Cite this
Article TitleThe Crimea Votes to Join Russia
SourceCurrent Digest of the Russian Press, The ,  No.12,  Vol.066, March  17, 2014, page(s):3-11
Rubric
  • FEATURED NEWS STORIES
Place of PublicationMinneapolis, USA
Size69.0 Kbytes
Words11115
Persistent URLhttps://dlib.eastview.com/browse/doc/39546864

The Crimea Votes to Join Russia

CRIMEANS CAST BALLOTS IN SECESSION REFERENDUM THAT THE CRIMEAN TATARS SAY PUTS THEIR FUTURE AT RISK; SUPREME RADA DEPUTIES VOTE TO DISSOLVE CRIMEAN PARLIAMENT; REPUBLIC HAS ESSENTIALLY SEVERED ALL TIES WITH KIEV; TALKS STILL POSSIBLE?

KIEV LOSES THE CRIMEA. (By Tatyana Ivzhenko. Nezavisimaya gazeta, March 17, 2014, p. 1. Condensed text:) The Crimea held a referendum yesterday on the whether the peninsula should join the Russian Federation. . . .

As we know, the Majlis [supreme representative body of the Crimean Tatars - Trans.] had urged its constituents to boycott the referendum. Over the past few days, leaders of that ethnic group were in contact with Russian President Vladimir Putin, as well as representatives of NATO, the European Union and the Organization for Security and Cooperation in Europe. They [the Tatar leaders] called on the Russian side to withdraw its troops from the peninsula, and asked the Western organizations to send a UN peacekeeping contingent to the Crimea. However, none of the parties decided to carry out the respective requests.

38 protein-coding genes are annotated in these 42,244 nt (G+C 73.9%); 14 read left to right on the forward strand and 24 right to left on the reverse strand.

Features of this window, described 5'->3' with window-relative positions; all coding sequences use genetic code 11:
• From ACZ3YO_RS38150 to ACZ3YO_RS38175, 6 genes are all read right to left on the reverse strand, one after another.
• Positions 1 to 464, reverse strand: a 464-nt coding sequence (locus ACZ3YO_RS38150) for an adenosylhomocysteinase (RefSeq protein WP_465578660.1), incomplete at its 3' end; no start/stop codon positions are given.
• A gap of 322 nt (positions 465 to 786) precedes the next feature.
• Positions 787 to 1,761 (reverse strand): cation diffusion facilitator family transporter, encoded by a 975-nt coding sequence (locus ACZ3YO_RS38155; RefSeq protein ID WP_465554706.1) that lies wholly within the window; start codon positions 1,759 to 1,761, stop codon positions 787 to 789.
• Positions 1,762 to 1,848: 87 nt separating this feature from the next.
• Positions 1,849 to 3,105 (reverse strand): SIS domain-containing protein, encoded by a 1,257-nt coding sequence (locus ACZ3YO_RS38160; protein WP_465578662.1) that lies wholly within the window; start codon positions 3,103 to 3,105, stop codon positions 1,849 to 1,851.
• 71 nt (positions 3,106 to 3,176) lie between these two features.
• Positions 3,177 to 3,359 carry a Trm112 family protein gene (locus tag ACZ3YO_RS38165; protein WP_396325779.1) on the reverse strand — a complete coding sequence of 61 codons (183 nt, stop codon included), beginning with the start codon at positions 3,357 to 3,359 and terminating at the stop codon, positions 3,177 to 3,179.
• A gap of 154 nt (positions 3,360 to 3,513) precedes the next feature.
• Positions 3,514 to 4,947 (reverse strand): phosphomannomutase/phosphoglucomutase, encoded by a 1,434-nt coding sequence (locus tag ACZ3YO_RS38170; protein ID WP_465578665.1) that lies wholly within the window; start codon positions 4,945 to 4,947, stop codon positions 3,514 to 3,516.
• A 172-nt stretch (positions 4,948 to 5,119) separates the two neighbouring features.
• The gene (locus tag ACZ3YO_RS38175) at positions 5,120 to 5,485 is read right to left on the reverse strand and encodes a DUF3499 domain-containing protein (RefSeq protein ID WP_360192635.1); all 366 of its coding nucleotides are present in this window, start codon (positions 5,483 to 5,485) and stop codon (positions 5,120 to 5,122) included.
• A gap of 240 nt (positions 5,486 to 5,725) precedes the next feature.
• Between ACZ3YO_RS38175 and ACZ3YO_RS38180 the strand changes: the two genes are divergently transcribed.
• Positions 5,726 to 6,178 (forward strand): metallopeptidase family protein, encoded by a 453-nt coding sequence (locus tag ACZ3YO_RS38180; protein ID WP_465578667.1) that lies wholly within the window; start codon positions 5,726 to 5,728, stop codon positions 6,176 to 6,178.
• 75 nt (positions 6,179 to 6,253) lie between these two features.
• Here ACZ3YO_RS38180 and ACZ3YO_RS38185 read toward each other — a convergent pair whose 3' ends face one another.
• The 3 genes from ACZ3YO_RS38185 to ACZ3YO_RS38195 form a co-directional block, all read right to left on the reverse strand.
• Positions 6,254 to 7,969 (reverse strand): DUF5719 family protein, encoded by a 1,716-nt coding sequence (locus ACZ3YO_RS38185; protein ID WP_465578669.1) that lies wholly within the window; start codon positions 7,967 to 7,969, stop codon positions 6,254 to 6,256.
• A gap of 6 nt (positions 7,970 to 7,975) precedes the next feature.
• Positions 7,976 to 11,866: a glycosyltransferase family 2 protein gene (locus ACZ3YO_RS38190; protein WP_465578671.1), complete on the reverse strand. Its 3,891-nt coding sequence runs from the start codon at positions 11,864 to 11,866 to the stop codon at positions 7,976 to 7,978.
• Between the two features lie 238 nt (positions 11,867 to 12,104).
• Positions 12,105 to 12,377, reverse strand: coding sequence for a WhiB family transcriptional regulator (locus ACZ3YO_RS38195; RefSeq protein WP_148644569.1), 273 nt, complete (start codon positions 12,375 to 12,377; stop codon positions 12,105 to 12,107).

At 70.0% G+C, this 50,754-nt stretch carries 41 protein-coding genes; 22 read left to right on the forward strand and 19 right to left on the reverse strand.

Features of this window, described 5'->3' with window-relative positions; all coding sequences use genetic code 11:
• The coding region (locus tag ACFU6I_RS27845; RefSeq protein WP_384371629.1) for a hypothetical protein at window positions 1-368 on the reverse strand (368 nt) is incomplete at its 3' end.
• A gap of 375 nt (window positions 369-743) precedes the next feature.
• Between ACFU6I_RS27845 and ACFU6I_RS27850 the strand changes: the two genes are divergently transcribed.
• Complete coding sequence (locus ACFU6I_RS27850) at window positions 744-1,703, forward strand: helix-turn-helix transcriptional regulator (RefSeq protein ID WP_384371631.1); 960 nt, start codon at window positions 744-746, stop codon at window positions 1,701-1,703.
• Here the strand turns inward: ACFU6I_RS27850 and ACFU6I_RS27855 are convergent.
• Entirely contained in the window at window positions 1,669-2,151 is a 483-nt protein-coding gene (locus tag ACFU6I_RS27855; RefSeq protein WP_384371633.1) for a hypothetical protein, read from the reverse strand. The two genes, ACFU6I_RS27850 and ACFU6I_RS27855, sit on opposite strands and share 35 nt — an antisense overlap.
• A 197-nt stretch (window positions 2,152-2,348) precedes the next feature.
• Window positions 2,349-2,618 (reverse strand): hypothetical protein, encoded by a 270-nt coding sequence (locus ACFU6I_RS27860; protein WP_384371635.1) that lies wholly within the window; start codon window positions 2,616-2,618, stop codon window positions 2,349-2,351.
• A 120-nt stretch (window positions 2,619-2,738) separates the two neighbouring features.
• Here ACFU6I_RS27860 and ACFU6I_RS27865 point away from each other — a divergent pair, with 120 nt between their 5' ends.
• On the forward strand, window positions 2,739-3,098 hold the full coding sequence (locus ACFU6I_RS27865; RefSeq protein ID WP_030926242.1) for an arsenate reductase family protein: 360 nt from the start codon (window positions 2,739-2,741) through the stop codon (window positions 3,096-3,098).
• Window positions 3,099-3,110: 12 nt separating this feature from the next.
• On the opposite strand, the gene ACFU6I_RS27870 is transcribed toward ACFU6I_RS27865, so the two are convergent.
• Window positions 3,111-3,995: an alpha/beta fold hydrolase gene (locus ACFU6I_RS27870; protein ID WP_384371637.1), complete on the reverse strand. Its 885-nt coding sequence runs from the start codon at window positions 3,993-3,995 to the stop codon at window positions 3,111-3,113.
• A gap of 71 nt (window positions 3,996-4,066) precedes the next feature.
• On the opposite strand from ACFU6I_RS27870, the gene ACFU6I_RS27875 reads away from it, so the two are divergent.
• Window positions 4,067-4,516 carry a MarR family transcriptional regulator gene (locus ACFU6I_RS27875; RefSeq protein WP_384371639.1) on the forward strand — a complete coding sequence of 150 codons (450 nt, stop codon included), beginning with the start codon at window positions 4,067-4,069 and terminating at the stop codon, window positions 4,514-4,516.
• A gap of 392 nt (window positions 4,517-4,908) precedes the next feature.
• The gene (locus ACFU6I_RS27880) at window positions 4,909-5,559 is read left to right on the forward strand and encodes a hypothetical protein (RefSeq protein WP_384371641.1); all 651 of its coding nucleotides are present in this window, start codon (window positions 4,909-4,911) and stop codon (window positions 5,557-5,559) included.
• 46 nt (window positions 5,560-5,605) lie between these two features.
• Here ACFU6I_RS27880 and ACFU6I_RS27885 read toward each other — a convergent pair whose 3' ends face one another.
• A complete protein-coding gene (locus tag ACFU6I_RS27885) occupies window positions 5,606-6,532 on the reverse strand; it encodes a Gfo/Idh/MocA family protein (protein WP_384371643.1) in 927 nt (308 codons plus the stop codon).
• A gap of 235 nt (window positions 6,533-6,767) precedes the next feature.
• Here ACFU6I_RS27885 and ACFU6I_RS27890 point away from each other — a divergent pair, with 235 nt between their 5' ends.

Yesterday, the Majlis appealed to the Organization of Islamic Cooperation [OIC]. In a statement, the representative body wrote about threats facing the Crimean Tatars, whose traditional religion is Islam: "The development of the situation is fraught with sectarian conflict, whose main victims would be the small indigenous population of Muslims in the Crimea: the Crimean Tatars." The Majlis said that the peninsula had restricted the entry of OSCE and UN human rights representatives. "The entire multiethnic population of the Crimea is in a state of extreme anxiety for the lives of their children, relatives and friends. At any moment, something irreparable might happen," said Majlis leader Refat Chubarov, who called on the OIC to use its authority and influence to reach a peaceful solution to the crisis.

At the same time, the Majlis demanded that official Kiev protect the rights of the autonomous republic's ...

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